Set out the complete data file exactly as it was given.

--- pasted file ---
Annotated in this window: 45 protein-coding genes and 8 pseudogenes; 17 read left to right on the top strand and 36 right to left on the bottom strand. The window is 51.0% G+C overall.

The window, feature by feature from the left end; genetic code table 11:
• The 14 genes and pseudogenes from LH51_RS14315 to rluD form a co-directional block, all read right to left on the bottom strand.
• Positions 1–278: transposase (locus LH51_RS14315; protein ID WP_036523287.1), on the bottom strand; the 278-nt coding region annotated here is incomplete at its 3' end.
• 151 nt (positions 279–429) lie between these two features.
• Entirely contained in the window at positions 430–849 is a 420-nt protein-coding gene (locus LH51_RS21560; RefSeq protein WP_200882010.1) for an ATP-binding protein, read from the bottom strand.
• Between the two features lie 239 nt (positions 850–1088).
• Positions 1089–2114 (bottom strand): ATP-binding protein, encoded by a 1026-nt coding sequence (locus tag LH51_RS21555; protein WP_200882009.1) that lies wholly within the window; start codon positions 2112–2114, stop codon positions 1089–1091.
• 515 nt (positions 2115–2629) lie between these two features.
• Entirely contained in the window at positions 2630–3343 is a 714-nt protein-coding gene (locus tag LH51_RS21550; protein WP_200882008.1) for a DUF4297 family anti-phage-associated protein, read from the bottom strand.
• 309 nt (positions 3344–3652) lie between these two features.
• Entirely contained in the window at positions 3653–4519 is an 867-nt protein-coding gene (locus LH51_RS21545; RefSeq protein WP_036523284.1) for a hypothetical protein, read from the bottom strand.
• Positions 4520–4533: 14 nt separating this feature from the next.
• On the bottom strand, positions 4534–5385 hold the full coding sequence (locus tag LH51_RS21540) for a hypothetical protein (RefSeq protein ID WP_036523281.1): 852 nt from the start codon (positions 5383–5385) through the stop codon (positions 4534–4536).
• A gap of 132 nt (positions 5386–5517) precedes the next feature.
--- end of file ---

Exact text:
Annotated in this window: 45 protein-coding genes and 8 pseudogenes; 17 read left to right on the top strand and 36 right to left on the bottom strand. The window is 51.0% G+C overall.

The window, feature by feature from the left end; genetic code table 11:
• The 14 genes and pseudogenes from LH51_RS14315 to rluD form a co-directional block, all read right to left on the bottom strand.
• Positions 1–278: transposase (locus LH51_RS14315; protein ID WP_036523287.1), on the bottom strand; the 278-nt coding region annotated here is incomplete at its 3' end.
• 151 nt (positions 279–429) lie between these two features.
• Entirely contained in the window at positions 430–849 is a 420-nt protein-coding gene (locus LH51_RS21560; RefSeq protein WP_200882010.1) for an ATP-binding protein, read from the bottom strand.
• Between the two features lie 239 nt (positions 850–1088).
• Positions 1089–2114 (bottom strand): ATP-binding protein, encoded by a 1026-nt coding sequence (locus tag LH51_RS21555; protein WP_200882009.1) that lies wholly within the window; start codon positions 2112–2114, stop codon positions 1089–1091.
• 515 nt (positions 2115–2629) lie between these two features.
• Entirely contained in the window at positions 2630–3343 is a 714-nt protein-coding gene (locus tag LH51_RS21550; protein WP_200882008.1) for a DUF4297 family anti-phage-associated protein, read from the bottom strand.
• 309 nt (positions 3344–3652) lie between these two features.
• Entirely contained in the window at positions 3653–4519 is an 867-nt protein-coding gene (locus LH51_RS21545; RefSeq protein WP_036523284.1) for a hypothetical protein, read from the bottom strand.
• Positions 4520–4533: 14 nt separating this feature from the next.
• On the bottom strand, positions 4534–5385 hold the full coding sequence (locus tag LH51_RS21540) for a hypothetical protein (RefSeq protein ID WP_036523281.1): 852 nt from the start codon (positions 5383–5385) through the stop codon (positions 4534–4536).
• A gap of 132 nt (positions 5386–5517) precedes the next feature.